Para-Equestrians Prepare to do Battle for Paralympic Medals

Para-Equestrians Prepare to do Battle for Paralympic Medals

Four years ago in London, Great Britain took gold, Germany took silver, and Ireland took bronze.

Photo: FEI/Liz Gregg

With just a day to go until the opening ceremony of the Rio 2016 Paralympic Games on Sept. 7, para-equestrian athletes from 29 nations are preparing to compete on the world’s biggest stage in a bid for the most coveted medals in the sport.

The list of definite entries is published on the Fédération Equestre Internationale (FEI) website

The unbeaten Team Great Britain will be looking to retain their team gold once again, and both the nations’ reigning Paralympic Champions return to Rio—Sophie Christiansen in the individual Freestyle Grade 1a and Natasha Baker in the individual Freestyle Grade II—bidding to retain their individual crowns.

Also returning are Michèle George from Belgium, individual Freestyle Grade IV champion, and Pepo Puch of Austria, Freestyle Grade 1b champion. Absent from this year’s entries are both Joann Formosa, also of Austria, winner of individual Grade 1b medal, and Hannelore Brenner of Germany, individual Grade III winner, who withdrew only a few days ago due to an injury to her horse.

The Rio 2016 Paralympic Games will see para-equestrian sport celebrate 20 years in the Paralympic movement, with 14 countries fielding teams and a further 15 nations lining out with individuals at the Deodoro Equestrian Centre when para-equestrian dressage gets underway on Sept. 11.

A new addition to the para-equestrian family for 2016, Uruguay is sending its first para-equestrian athlete to the Paralympic Games, with Alfonsina Maldonado competing in Grade IV with her horse Da Vinci.

The list of debutants includes Rixt van der Hoorst, of the Netherlands, who scooped both the individual titles at the 2014 FEI World Equestrian Games in Normandy, France, before doing the same again at 2015’s FEI European Para-Equestrian Dressage championships in Deauville, France. Also, making his Paralympic Games debut for the home nation, 31-year-old Rodolpho Riskalla, who represented Brazil in dressage at international level for a number of years before stepping back from the sport in 2014. A bout of meningitis left him with disabilities, so he has now returned to the sport in its Paralympic format.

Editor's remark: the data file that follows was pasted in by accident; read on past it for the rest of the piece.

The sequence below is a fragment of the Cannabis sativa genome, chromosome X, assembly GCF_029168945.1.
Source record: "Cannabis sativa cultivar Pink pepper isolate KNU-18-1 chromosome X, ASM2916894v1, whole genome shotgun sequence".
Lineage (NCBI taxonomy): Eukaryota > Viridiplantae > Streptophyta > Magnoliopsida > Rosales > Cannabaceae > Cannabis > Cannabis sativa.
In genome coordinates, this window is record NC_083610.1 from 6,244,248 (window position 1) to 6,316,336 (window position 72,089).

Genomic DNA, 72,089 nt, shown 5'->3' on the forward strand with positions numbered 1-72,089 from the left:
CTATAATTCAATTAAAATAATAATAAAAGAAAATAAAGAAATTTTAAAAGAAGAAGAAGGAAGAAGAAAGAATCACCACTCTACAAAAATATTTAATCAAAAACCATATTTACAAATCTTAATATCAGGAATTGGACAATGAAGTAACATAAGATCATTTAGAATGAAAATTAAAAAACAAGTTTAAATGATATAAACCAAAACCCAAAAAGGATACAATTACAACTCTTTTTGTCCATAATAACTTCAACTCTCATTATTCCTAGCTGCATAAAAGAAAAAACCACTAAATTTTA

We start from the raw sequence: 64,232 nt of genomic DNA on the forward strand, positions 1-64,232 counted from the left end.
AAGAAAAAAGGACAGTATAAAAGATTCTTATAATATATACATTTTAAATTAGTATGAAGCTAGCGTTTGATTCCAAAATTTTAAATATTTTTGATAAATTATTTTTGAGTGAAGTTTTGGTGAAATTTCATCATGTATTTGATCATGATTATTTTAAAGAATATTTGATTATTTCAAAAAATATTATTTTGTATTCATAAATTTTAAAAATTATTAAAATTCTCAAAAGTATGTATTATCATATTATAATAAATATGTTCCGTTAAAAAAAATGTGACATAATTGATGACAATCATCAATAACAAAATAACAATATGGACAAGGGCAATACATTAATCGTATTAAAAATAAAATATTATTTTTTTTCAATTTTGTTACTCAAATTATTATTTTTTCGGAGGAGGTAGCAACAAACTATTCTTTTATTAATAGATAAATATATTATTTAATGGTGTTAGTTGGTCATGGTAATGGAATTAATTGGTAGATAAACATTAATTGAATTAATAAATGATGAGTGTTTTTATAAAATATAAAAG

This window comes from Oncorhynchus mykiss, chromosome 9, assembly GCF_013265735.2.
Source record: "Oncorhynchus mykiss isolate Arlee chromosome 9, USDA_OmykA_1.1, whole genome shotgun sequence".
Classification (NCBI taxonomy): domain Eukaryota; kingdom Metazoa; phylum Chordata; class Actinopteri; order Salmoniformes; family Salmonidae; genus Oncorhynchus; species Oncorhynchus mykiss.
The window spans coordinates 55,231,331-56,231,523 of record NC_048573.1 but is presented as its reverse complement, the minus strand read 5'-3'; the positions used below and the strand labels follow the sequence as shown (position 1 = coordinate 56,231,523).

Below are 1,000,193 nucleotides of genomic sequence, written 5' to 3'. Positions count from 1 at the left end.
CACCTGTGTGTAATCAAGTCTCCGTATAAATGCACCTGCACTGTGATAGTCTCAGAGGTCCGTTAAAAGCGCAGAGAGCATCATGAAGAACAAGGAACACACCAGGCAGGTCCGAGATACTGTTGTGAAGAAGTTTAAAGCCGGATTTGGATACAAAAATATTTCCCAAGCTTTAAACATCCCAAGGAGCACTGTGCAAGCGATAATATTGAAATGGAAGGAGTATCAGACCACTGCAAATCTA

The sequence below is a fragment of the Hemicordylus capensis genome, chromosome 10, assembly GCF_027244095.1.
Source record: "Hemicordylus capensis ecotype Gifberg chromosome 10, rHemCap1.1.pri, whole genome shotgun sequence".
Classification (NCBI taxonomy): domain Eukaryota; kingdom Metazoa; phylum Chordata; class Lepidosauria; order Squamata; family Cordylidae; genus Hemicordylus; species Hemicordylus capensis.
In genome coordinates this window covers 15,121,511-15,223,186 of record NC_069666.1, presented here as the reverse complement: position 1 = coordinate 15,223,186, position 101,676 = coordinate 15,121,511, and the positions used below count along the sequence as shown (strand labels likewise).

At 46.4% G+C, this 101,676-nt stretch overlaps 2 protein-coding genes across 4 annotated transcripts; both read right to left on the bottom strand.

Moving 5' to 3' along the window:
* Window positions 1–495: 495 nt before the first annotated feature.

The debutants combine with some of the best known names in the sport, including World Number Two Sara Morganti, from Italy, Grade Ia silver and gold medalist at the FEI World Equestrian Games 2014, and Ireland’s Helen Kearney who could both provide strong competition for the medals, as could Rebecca Hart from the United States. Great Britain’s Lee Pearson will be looking to add to his medal tally of 12 (including 10 golds), the most of any Paralympic Equestrian.

“It is really exciting to see so many nations once again competing in the Rio 2016 Paralympic Games,” said FEI Secretary General Sabrina Ibáñez. “The list of definite entries includes some great names out to retain their titles, as well as many new riders making their Paralympic debuts. We’re also very proud to welcome Uruguay to the family as they field a para-equestrian athlete for the first time.

“We’re also delighted to celebrate the 20th anniversary of Para-Equestrian at the Games this year, and that again competing this year are Anne Dunham (GBR), Jose Letartre (FRA), and Jens Lasse Dokkan (NOR). All three were at the first Para-Equestrian competition in Atlanta 1996, with Jens having competed at every Paralympic Games since.

“We’ve seen from a very exciting Rio 2016 Olympics that the Deodoro Equestrian Park provides first class facilities for this top level of competition and will once again serve to host a great six days of equestrian action,” Ibáñez continued. “With riders ranging in age from 16 to 67 we will be able to witness the full universality of the sport at its best.”

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